July 10, 2019
Iran’s release last month of Nizar Zakka, a Lebanese businessman with US permanent residency, after four years in prison was meant as an opening for US-Iranian talks, according to three Western sources familiar with the issue.
The gesture, however, was not enough for Washington, which did not pursue it.
“It was a missed opportunity,” one US source said of Zakka’s June 11 release and the US decision not to pursue talks. “We should have explored whether there was something there.”
A second source — who is familiar with Iran’s thinking and spoke on condition of anonymity — said Iran freed Zakka as a signal it wanted to cool tensions that have fueled fears of a war, and described his release as “a goodwill gesture.”
“This was seen as a de-escalation step from their side, which obviously they expected to be somehow reciprocated from the American side,” said the second source, adding that the United States did not take up the overture.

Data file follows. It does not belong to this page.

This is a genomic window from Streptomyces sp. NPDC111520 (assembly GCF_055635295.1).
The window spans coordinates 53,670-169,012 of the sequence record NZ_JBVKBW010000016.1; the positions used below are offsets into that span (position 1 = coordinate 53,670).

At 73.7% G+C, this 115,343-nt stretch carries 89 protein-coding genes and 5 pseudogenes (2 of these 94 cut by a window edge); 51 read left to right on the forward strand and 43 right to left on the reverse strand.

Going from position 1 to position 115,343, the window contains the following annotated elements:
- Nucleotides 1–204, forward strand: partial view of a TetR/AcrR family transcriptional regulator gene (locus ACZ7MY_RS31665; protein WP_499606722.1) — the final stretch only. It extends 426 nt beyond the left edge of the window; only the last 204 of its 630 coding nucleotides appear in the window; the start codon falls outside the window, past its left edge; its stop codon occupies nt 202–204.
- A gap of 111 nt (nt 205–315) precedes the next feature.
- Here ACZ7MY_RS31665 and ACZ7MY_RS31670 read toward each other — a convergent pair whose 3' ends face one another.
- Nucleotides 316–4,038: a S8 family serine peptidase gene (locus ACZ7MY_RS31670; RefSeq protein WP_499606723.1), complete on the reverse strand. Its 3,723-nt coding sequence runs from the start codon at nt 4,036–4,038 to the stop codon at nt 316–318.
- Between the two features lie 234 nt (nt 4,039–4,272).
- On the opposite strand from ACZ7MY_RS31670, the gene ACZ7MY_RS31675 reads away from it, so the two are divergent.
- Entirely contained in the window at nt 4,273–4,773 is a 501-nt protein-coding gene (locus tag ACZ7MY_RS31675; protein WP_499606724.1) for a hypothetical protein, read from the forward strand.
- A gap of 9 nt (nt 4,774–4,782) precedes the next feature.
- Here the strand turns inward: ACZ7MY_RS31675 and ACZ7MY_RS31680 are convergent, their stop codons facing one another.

A State Department spokesman declined to address whether Washington had missed an opportunity to engage with Iran after Zakka’s release, and said if Tehran wanted to reduce tensions it should free an American citizen.
“If Iran wants to reduce tensions and engage with the United States government, it should make a humanitarian gesture such as releasing one of the innocent American citizens it is holding hostage,” the spokesman told Reuters.
Zakka, a Washington-based information technology expert, was arrested in 2015 while attending a conference in Iran. His information technology company, IJMA3, is funded by private groups and governments, including the United States.
Held at Tehran’s notorious Evin Prison, Zakka staged at least six hunger strikes. He was visibly shaken when he arrived in Beirut late on June 11 accompanied by Lebanon’s General Security chief Abbas Ibrahim, who had gone to Iran to collect him.
Zakka later told the New York Times he believed his release was a conciliatory signal from Iran toward the United States.
His lawyer, Jason Poblete, represents other prisoners held in Iran and told Reuters he believes that Zakka’s release “remains an opportunity for others unlawfully detained in Iran.”